I often think that I make life in the present more difficult for myself by being hung up on what has gone on in the past - in particular my unwavering ability to take the rare happy moments of my now defunct family life and stitch them together into a big patchwork quilt of lovely memories. Which is not what life before separation was at all. If it had have been, then we wouldn't be where we are now.
When my son was a baby we used to holiday in the same place in the French Alps several times a year, renting an apartment. We continued to do so until he started school. In fact, as a 'family', we even once had a trip there after we had separated. It was difficult.
That was three years ago, and the last time I went to the little town I loved so much. My memories of it had been sullied by that last visit and my earlier, happy memories were mostly too hard to bring to the fore, too full of the baby I would never hold in my arms again having his first taste of so many things.
But last week, after a difficult summer, I needed to get away, so I returned to my little French hang-out and tried very hard to exorcise all my demons. I wanted to go back and see it and experience it with fresh eyes so I could once again take my son there, and not constantly think about what we'd once had and what could have been.
I don't know if it is ever a good idea to try and make things live up to our rose-tinted visions of the past, and I was determined not to do this, but on the other hand, sadness had kept me away, and I was scared it would also overshadow this latest trip.
It turned out to be easier than I expected, simply because life goes on and things change, and since I had last been there with my family, life had not been suspended in time. The coffee shop where I would visit daily with my son as a babe in arms, later a toddler in a pushchair, and then a robust reception year schoolboy, had changed hands. Same exterior, but new tables and chairs, new canopy, all serving, visually at least, to erase those memories of it being the place where he had his first taste of Minute Maid and his first mouthful of chocolate brownie.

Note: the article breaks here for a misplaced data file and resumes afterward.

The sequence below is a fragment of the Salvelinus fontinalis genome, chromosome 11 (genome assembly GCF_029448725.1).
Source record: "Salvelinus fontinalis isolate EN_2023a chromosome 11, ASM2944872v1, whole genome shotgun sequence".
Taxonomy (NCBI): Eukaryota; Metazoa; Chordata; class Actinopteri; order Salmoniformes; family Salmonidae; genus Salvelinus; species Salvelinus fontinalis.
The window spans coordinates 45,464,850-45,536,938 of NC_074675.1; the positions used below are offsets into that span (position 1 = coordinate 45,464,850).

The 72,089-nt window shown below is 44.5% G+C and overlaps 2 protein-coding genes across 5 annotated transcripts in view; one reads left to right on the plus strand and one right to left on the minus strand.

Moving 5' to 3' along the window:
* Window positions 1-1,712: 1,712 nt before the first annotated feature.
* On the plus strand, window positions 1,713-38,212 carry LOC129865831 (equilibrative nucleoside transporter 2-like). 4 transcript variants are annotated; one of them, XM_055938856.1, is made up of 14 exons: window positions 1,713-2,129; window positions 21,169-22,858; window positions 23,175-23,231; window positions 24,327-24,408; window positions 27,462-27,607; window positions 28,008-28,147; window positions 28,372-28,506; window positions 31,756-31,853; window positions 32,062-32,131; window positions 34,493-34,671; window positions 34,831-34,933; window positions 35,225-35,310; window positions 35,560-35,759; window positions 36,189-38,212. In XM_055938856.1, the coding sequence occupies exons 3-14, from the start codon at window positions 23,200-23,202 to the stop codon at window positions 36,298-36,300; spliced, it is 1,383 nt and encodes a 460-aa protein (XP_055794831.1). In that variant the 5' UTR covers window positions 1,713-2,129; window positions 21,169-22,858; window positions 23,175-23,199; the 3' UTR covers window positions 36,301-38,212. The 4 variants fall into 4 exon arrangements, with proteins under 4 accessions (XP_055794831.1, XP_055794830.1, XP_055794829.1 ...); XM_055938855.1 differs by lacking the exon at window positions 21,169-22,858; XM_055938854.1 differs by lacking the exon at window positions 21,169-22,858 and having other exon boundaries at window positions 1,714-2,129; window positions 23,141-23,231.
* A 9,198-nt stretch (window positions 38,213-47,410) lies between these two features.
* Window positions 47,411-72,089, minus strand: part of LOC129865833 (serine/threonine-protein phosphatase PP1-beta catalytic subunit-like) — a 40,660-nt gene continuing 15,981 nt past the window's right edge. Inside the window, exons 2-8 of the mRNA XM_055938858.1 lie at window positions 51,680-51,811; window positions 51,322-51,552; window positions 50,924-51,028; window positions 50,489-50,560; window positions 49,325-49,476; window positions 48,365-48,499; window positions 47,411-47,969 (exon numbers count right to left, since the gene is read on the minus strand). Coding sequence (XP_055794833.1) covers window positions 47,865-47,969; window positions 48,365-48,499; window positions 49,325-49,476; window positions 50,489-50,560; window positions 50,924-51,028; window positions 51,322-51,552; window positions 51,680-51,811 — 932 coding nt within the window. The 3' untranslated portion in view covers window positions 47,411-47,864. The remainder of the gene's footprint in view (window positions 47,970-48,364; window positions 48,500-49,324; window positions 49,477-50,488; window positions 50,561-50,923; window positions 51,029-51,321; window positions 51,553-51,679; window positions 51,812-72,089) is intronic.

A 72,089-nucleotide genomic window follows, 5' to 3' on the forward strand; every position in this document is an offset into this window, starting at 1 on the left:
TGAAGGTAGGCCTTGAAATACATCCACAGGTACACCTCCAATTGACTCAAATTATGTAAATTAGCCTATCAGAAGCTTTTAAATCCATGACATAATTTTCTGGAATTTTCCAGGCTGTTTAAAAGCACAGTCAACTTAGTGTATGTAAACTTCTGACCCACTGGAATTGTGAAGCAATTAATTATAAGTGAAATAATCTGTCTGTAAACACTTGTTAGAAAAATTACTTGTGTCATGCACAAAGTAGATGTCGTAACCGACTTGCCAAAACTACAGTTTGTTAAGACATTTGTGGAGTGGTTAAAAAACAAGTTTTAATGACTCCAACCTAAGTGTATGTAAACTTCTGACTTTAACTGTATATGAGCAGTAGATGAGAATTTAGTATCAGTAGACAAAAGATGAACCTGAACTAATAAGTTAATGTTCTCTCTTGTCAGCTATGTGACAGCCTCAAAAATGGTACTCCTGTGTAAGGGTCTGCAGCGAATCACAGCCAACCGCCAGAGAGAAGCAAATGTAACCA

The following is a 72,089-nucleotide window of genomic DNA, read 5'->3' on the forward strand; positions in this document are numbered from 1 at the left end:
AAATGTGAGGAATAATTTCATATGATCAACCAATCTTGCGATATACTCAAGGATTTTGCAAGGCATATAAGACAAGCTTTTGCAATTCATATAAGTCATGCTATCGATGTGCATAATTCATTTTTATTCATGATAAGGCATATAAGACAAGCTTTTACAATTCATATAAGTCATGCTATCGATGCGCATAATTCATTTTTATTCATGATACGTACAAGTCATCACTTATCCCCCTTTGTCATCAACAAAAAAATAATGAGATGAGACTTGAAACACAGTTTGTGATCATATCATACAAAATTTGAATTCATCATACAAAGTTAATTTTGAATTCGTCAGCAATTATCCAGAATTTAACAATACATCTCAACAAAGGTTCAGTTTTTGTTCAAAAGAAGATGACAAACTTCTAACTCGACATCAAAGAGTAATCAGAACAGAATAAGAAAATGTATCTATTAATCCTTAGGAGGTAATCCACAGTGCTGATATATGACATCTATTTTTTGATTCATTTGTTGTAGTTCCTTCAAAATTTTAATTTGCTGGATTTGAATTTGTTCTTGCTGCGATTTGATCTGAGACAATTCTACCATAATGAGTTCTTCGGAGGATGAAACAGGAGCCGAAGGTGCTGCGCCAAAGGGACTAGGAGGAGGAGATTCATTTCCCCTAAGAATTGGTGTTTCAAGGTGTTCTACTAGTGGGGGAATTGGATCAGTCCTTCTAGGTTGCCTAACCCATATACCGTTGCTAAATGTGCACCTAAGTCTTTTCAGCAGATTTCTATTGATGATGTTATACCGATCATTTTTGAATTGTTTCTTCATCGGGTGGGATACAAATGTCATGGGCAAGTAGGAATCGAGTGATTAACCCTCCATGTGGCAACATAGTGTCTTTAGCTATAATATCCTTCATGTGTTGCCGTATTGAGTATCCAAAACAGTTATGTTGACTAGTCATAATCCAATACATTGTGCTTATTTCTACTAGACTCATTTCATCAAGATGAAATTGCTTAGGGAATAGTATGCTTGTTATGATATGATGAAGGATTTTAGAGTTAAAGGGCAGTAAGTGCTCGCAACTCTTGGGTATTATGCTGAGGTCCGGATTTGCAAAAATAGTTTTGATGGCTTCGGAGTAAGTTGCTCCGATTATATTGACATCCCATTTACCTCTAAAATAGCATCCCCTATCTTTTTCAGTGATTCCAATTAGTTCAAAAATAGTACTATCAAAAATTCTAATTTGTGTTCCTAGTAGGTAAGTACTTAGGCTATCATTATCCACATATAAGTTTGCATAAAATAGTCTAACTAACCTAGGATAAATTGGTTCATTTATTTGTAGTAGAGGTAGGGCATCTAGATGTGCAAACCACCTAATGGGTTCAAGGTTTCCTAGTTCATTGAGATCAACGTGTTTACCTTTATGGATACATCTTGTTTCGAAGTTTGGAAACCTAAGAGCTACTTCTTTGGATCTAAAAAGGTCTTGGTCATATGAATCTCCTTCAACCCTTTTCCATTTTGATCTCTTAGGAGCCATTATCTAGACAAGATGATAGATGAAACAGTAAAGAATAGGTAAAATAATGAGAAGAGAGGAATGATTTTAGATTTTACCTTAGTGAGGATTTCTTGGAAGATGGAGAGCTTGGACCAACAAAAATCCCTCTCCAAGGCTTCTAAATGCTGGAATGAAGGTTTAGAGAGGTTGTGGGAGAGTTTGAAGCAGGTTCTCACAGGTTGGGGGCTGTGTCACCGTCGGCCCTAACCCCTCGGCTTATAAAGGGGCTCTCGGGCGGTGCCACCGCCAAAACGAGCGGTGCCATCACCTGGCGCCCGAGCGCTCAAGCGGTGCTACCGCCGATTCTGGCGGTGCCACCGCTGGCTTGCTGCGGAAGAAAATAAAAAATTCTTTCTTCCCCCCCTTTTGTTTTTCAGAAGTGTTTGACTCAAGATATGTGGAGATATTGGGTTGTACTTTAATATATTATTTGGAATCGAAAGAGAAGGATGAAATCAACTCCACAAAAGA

I sat there last week and drank a hot chocolate, staring out over the town square, and instead of crumbling inside over years' old memories of times I would never have again, I instead wanted to share all the newness with my little boy.
Wandering around, I discovered the little playground where he had to be prised off the pirates' ship climbing frame was also gone. And even the apartment which I rented so often that it felt like a second home was no longer a holiday let, just a regular flat in a residential block.
But some things remained unchanged; I ambled along the river and through the woods and remembered pushing his buggy over the rough terrain. Yes, tears did prick my eyes momentarily, but breathing in the wonderful air, and squinting through the sun at the mountains beyond, I instead imagined him how he would be if I brought him now - hurtling alongside on his bike, climbing trees, jumping over fallen branches. I saw things through new, fresh eyes. Things that I had never done with my son in the past because of his age would now be appropriate for him.
I had worried I had come back to my special place to finally let go and probably never return. But somehow it served as a lesson in putting things to bed and starting anew.
And cherishing memories rather than buckling under the strain of them or re-angling them. Something I know I need to do more often.
We used to talk of buying a studio flat in the town, spending entire summers and all the school breaks there. A joint dream that I had cast aside with my relationship, but one that's now been rejuvenated. Just now, it is mine and mine alone to bring to fruition.
Do you avoid certain places or situations because they bring back too many memories of happier family times?